Baylor men basketball

Manu Lecomte and the Bears host Central Arkansas Friday at home.

Staff photo — Rod Aydelotte

Last season was a beautiful ride for the Baylor men’s basketball team as it earned its first No. 1 ranking in school history and eventually reached the Sweet 16 at Madison Square Garden.

To climb to those heights again, the Bears will have to get a lot of production from fewer players.

The Bears will only have eight scholarship players on hand when they open the season against Central Arkansas at noon Friday at the Ferrell Center.

But the Bears hope to make up for their lack of depth with considerable experience as four seniors return, including guard Manu Lecomte and forwards Jo Lual-Acuil, Terry Maston and Nuni Omot. Junior guards Jake Lindsey and King McClure also return.

“The great thing about playing in the Sweet 16 or going deep into March is the experience it gives to the returning players,” said Baylor coach Scott Drew. “It should make everybody a little hungrier. Always having four seniors is a good thing, especially coming off of postseason the last few years.”

With newcomers Tristan Clark and Mark Vital joining the rotation, the Bears are ranked No. 24 in both the Associated Press and coaches preseason polls. Staying healthy will be important as the Bears attempt to reach the NCAA tournament for a school-record fifth straight year.

Baylor lost two key players from last year’s team, including second-team All-America forward Johnathan Motley and versatile forward Ish Wainright, now a tight end on the Baylor football team. Motley averaged a team-high 17.3 points and 9.9 rebounds last year before deciding to forgo his senior year and signing with the Dallas Mavericks.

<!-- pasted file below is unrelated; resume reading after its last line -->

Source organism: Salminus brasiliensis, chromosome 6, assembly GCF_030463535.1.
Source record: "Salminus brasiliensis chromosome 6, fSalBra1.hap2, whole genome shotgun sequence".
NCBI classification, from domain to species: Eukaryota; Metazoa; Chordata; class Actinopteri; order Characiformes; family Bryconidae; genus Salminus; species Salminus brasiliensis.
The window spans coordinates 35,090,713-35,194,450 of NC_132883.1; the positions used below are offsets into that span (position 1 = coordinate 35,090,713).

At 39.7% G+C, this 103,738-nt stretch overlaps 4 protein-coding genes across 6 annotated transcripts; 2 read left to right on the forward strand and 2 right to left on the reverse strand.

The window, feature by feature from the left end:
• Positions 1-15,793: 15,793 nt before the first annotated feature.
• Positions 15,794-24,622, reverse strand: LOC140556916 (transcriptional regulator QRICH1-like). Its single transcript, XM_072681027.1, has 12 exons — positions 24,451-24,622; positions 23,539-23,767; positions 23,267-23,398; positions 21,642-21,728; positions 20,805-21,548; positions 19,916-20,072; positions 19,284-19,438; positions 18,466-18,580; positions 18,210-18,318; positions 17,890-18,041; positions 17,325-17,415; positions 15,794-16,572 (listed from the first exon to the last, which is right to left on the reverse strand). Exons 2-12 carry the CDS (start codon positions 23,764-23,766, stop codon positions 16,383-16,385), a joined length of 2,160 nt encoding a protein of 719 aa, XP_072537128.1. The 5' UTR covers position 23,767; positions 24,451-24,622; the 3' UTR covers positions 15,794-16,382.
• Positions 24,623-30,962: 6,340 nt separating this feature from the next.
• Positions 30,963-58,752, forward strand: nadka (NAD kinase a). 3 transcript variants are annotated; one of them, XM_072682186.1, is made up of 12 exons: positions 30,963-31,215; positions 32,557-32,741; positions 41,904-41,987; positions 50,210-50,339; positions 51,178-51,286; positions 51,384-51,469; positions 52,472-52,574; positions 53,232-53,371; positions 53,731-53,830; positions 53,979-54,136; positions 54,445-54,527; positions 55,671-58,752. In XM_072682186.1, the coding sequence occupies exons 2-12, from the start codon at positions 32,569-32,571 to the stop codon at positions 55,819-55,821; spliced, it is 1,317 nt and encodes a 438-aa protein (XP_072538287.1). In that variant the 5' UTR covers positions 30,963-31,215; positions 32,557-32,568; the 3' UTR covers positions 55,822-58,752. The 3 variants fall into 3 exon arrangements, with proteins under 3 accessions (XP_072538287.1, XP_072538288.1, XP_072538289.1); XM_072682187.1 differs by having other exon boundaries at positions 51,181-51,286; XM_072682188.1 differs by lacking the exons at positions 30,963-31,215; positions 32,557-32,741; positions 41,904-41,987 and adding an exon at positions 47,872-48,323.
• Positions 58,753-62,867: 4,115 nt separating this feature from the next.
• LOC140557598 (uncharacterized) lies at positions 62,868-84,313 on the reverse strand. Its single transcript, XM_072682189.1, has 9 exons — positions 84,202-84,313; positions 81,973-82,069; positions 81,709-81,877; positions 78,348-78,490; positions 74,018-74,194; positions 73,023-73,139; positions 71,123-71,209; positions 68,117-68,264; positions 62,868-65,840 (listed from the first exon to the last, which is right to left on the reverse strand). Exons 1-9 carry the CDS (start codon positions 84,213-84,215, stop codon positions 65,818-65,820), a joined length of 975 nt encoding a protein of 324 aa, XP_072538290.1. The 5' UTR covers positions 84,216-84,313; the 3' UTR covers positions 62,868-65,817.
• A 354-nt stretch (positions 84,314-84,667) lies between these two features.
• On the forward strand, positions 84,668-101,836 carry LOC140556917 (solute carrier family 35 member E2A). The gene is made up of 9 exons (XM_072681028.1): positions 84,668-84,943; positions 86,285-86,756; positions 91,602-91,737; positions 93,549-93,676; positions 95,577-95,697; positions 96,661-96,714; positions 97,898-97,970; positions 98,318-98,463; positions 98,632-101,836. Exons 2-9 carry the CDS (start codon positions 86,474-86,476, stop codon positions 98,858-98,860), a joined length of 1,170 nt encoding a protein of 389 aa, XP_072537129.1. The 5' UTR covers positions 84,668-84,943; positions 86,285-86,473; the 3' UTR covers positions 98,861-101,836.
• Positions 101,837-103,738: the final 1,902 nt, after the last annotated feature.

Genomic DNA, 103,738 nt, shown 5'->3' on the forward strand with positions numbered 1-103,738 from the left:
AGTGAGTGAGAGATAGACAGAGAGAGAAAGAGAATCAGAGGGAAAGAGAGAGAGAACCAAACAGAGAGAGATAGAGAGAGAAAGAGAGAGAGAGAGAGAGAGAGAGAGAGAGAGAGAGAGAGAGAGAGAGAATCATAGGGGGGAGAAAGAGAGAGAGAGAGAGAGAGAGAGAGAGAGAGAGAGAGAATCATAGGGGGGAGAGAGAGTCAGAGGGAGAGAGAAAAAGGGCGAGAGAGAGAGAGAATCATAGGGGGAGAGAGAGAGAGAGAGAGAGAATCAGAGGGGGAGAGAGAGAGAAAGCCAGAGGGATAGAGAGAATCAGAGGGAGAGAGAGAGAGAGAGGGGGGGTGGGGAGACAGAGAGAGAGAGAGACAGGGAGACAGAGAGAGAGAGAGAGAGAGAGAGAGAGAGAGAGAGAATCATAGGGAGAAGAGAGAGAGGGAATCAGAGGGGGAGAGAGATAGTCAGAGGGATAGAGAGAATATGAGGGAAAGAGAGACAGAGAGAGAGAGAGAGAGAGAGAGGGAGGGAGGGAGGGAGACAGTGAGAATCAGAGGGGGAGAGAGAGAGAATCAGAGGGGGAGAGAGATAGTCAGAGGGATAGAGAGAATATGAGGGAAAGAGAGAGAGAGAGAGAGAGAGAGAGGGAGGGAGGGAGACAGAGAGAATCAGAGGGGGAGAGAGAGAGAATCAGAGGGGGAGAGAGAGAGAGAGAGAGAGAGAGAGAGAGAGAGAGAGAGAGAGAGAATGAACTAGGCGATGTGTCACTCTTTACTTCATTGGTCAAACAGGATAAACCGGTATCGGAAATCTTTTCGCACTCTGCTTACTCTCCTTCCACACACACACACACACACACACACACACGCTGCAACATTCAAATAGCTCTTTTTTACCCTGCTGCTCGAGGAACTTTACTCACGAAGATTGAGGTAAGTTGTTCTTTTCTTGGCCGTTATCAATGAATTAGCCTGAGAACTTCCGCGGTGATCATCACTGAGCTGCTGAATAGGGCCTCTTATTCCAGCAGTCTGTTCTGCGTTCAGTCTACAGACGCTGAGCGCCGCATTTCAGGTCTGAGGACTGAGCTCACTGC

Replacing Motley’s production in the paint will likely demand a group effort from Lual-Acuil, Maston, Omot, Clark and Vital.

“He did great things, he was an All-American, he helped us win a lot of games,” Lual-Acuil said. “But you can’t look at it as anybody coming in and doing all that because that’s a big shoe to fill. Collectively, I think we can replace him. But I don’t think there’s just one person that we can look at and put all the pressure on like that.”

The 7-foot Lual-Acuil made the all-Big 12 defensive team last season as he led the league with 2.5 blocks per game. He averaged 9.2 points and 6.7 rebounds, and should put up bigger numbers this year.

“Jo’s become a more consistent scorer, but what makes him elite is his shot-blocking presence,” Drew said. “He’s gotten better at rebounding and he’s gotten better at making free throws. He had so much energy early last season but going through the grind of the Big 12 for the first time always wears on you. But now he knows what it takes.”

Maston gave the Bears valuable minutes off the bench last year, and was particularly hot in the first two rounds of the NCAA tournament as he scored 22 points against New Mexico State and 19 against USC to propel Baylor into the Sweet 16.

But Drew is counting on him to be more consistent throughout his senior season after averaging 7.1 points and 3.8 rebounds while playing 15.6 minutes per game last year.

“Terry was such an offensive spark last year, but with Motley gone he needs to show more consistency,” Drew said. “Offensively he’s just gifted. He scores very easily. With the added strength you get throughout your college career, hopefully he’s a better rebounder and defender as well.”